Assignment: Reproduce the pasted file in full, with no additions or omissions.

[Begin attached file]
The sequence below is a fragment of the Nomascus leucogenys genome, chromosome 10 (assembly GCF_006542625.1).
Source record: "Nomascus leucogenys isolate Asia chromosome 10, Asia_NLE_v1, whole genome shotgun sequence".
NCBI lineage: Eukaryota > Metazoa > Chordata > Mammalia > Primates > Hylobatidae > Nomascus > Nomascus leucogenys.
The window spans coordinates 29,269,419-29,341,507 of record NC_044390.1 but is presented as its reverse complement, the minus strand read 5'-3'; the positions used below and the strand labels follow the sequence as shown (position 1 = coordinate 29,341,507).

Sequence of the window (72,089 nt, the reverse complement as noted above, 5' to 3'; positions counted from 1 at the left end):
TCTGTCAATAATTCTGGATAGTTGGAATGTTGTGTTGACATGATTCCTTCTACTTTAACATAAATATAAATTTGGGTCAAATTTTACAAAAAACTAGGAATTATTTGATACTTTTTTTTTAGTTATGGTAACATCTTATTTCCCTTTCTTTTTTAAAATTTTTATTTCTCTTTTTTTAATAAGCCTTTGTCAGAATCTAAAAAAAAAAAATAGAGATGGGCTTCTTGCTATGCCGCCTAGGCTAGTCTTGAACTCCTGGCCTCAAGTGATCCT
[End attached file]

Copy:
The sequence below is a fragment of the Nomascus leucogenys genome, chromosome 10 (assembly GCF_006542625.1).
Source record: "Nomascus leucogenys isolate Asia chromosome 10, Asia_NLE_v1, whole genome shotgun sequence".
NCBI lineage: Eukaryota > Metazoa > Chordata > Mammalia > Primates > Hylobatidae > Nomascus > Nomascus leucogenys.
The window spans coordinates 29,269,419-29,341,507 of record NC_044390.1 but is presented as its reverse complement, the minus strand read 5'-3'; the positions used below and the strand labels follow the sequence as shown (position 1 = coordinate 29,341,507).

Sequence of the window (72,089 nt, the reverse complement as noted above, 5' to 3'; positions counted from 1 at the left end):
TCTGTCAATAATTCTGGATAGTTGGAATGTTGTGTTGACATGATTCCTTCTACTTTAACATAAATATAAATTTGGGTCAAATTTTACAAAAAACTAGGAATTATTTGATACTTTTTTTTTAGTTATGGTAACATCTTATTTCCCTTTCTTTTTTAAAATTTTTATTTCTCTTTTTTTAATAAGCCTTTGTCAGAATCTAAAAAAAAAAAATAGAGATGGGCTTCTTGCTATGCCGCCTAGGCTAGTCTTGAACTCCTGGCCTCAAGTGATCCT